In the good old days of hunting and fishing bringing back trophies were the norm and done thing. This Golden era of hunting and fishing has long gone and people these days are a lot more aware of the often precarious position wildlife is in around the world. Angling has for long led the way in sustainably managing fish stocks by becoming a multi-billion dollar industry worldwide. Catch and Release fishing is practiced by a vast majority of anglers around the world who go out on fishing trips looking for that trophy fish or catch of a lifetime. In today’s world where communication has become so easy and everyone has the need to stay in touch. A new breed of anglers are travelling the world where now sharing their trophies has become so much easier and all thanks to the digital camera.
Over a decade ago one had to rely on some ‘skill’ to take good photographs that captured the moment and kept it as realistic to the actual event. The film then had to be kept often for weeks before it could be processed and then the final print developed before an angler was able to share his images with friends and family. Now with the advent of digital cameras taking a good photograph of one’s catch has never been easier. Most compact point and shoot digital cameras will deliver excellent results even with the camera on auto mode. For most people, messing about with manual settings, aperture, shutter speeds, ISO, etc. has become a thing of the past. With one’s camera set on ‘auto’ all an angler has to do is concentrate on framing that special picture that may go up as the centre piece of his living room wall.
For charter operators like us catching or knowing where to catch trophy fish are just the beginning in a long list of services we need to provide to the tech savvy visiting angler. It does help greatly if one can take decent photographs!
A few pointers to taking good photographs are listed below to help future clients ‘capture’ their fish of a lifetime before they release it to swim back in to the ocean where it belongs.
1. Fill the frame with the angler and fish, avoid standing too far back which loses focus on the main subject.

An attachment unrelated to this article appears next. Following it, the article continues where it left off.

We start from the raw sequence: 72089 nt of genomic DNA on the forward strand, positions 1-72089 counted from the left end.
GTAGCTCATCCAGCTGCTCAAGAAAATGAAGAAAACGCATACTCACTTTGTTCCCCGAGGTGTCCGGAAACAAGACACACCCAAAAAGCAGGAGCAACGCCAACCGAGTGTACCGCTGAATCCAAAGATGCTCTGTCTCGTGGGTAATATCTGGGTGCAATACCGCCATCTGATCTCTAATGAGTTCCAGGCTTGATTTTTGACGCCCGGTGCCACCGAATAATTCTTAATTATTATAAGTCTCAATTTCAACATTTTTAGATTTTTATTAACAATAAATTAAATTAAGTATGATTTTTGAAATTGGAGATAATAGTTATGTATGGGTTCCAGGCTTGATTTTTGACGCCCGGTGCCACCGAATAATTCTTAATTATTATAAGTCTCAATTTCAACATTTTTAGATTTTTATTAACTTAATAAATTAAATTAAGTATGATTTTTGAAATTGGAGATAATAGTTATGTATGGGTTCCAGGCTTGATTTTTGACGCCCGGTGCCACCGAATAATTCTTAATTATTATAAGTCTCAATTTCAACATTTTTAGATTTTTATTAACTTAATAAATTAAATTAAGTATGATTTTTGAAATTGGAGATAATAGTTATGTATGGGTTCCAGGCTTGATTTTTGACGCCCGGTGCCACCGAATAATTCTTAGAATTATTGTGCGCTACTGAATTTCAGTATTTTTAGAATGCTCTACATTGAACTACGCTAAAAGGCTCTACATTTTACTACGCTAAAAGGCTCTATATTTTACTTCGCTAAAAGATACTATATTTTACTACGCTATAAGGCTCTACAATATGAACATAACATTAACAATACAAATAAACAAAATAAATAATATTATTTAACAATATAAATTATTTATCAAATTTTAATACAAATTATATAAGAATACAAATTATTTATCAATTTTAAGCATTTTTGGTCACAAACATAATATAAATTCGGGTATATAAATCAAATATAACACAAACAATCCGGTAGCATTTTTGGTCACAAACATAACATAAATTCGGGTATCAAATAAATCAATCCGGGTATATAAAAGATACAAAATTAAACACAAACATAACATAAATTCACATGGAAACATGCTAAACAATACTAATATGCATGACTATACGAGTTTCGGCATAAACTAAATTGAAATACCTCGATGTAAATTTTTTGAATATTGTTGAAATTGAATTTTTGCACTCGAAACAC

2. Get in the habit of using a flash while shooting in broad daylight. You may have to manually switch the flash on to activate it. What the flash does is eliminate harsh shadows from the sun that usually is quite high up in the sky. Also many anglers wear caps in the hot sun so the lash will also help light up their faces.
The difference can be clearly seen with the images above.
3. Avoid objects growing out of the subject’s head or body ie; trees, rods, structure, or railings.
4. Hold the fish right! Make sure you’re holding the fish upright and well supported so one can actually see the shape and size of the fish.
5. Do not let the fish slant so one can see mainly belly of the fish rather than its side. Pictures like this often make the fish look smaller or quite strange and lead to an angler sitting in an awkward position. Worse still a fish can be dropped, so make sure the crew is close by to help if needed.
6. Try and keep the eye of the fish in focus. Pictures of fish often take on life if the eye of the fish is in focus.
7. Keep the fish in focus! Everyone wants to see the fish. Take a second to see your camera’s auto focus hasn't locked on to the railing of the boat or some distant object.
8. Keep an eye on the colouration of the fish. Fish are spectacular creatures and come in varied textures and colours. Make sure your photograph translates that in the truest sense.
9. Make the angler smile. Often you can get the mood on the boat across to someone sitting miles away from the event that is looking at the photograph. Try and capture the emotions, joy and fulfilment on the boat through your photographs.
10. Boats have limited space. Often there’s a lot of excitement and activity on a boat while a fish is caught. There also is a sense of urgency as the fish has to be returned to the water as soon as possible. With all these things in mind please don’t cut the poor anglers head in half!